Some 400 workers under the direction of Gutzon Borglum carved this 60 foot high landmark in South Dakota into a steep cliff face using automated machinery between 1925 and 1941. The monument depicts several celebrated Presidents.

Conclusion

You’ll treasure the memories acquired visiting these extraordinary sites. All of them offer profound insights into the past and the present.

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Don’t Let History be a Mystery! The Top Historical Sites in America to Add to Your Bucket List

Don't Let History be a Mystery The Top Historical Sites in America to Add to Your Bucket List

 

 

 

 

 

 

 

 

The most effective way to get a true sense of history is to stand where it actually has taken place. For a country as large as the United States, this may seem like an overwhelming or even impossible undertaking, but it never hurts to give it a shot. For those that want to see how United States was shaped, here are some historical sites that everyone should add to their bucket list.

Ellis Island
Ellis Island became one of the largest immigration stations in the country in 1892 and stayed active all the way through 1954. Not only was it a practical location in which the United States had to continuously change its immigration policies as millions moved through this small island, but it also became a symbol of the melting pot that the country would become. Modern studies show that the ancestors of over 100 million Americans passed through Ellis Island.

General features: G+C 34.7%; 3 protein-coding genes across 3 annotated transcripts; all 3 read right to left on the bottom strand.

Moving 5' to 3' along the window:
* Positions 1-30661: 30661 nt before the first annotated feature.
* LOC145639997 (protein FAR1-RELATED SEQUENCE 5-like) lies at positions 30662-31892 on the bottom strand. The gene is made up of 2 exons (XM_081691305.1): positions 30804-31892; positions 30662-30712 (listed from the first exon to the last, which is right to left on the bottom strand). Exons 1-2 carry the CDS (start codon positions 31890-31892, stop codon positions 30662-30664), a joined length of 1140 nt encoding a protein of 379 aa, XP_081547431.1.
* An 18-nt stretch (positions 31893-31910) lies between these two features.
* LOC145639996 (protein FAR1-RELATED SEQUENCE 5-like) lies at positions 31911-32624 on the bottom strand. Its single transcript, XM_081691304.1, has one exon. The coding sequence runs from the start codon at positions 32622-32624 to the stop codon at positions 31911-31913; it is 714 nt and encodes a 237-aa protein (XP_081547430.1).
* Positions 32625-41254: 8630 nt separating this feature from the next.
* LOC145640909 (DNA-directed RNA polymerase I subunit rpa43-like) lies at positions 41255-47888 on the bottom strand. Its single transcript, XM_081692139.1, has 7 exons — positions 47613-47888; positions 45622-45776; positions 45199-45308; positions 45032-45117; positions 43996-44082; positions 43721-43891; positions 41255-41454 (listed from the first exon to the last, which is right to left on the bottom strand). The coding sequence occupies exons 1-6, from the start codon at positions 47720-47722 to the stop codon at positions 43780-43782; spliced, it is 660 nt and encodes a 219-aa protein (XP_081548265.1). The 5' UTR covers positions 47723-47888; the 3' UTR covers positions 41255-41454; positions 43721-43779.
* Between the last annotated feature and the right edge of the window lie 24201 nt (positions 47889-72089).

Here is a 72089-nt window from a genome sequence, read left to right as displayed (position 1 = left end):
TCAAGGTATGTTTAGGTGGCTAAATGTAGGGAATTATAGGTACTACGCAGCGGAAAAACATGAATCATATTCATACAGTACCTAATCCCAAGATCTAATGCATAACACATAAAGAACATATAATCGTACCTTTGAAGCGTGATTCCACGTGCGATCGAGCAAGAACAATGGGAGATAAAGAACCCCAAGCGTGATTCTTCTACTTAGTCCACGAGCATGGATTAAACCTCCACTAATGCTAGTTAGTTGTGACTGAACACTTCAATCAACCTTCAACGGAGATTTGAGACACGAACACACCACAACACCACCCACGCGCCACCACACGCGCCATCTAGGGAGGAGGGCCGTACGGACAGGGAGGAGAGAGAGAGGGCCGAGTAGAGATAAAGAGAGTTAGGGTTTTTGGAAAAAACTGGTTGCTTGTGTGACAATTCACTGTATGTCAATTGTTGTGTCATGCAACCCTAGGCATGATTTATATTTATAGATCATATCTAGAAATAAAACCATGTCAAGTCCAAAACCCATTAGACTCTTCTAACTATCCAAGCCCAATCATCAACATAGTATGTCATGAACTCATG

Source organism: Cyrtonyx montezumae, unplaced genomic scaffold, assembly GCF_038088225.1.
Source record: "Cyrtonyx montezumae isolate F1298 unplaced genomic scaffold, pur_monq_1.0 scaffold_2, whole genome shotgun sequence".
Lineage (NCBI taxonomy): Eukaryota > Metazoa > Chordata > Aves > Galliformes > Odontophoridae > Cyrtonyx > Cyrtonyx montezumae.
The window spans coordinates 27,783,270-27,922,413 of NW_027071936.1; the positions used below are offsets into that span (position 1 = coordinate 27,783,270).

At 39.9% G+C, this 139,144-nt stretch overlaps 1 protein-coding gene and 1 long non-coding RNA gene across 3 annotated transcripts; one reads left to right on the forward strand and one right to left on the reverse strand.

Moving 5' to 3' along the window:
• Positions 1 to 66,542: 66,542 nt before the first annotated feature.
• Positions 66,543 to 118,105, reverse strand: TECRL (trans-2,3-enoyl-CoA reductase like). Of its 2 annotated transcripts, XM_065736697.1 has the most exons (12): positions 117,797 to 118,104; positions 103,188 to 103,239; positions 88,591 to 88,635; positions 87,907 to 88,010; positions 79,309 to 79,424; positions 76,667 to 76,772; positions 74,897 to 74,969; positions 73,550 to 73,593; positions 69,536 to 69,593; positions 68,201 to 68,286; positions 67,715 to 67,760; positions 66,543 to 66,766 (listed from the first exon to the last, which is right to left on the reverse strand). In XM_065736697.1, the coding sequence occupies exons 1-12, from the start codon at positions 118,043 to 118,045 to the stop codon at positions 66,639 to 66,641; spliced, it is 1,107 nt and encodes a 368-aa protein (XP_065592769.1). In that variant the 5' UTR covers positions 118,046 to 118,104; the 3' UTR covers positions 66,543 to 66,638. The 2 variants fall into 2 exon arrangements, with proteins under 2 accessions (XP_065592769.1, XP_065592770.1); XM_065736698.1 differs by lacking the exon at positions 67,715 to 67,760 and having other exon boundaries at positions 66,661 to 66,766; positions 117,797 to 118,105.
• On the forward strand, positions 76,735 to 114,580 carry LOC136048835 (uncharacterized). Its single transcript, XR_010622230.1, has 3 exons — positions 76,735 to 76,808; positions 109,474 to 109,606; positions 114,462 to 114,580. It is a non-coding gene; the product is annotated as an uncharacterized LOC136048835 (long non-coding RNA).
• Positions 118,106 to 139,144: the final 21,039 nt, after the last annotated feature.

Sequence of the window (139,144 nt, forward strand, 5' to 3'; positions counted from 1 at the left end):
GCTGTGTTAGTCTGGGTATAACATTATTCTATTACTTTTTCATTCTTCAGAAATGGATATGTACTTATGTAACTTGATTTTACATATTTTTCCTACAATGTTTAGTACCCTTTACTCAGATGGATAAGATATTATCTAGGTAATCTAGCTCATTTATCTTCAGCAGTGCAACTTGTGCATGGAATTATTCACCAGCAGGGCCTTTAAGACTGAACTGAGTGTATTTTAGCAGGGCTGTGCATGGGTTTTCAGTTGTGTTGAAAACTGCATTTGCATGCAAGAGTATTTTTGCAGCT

Tomb of the Unknown Soldier
Few historical sites in the United States are as profoundly emotional and important as the Tomb of the Unknown Soldier. Located in Arlington National Cemetery, this stretching monument serves as a reminder for all American soldiers that have died in battle over the last 230 years. The iconic changing of the guard continues to take place daily as a sign of respect to those that have been lost during and after battle.

Yosemite National Park
Yosemite National Park has come to symbolize a monumental shift in conservation in the United States. Countless authors, poets, and other artists have claimed it to be one of the most beautiful locations in the world with views that can be seen nowhere else. John Muir helped the public to not only appreciate the beauty of this park, but to also recognize its ecological importance to the country.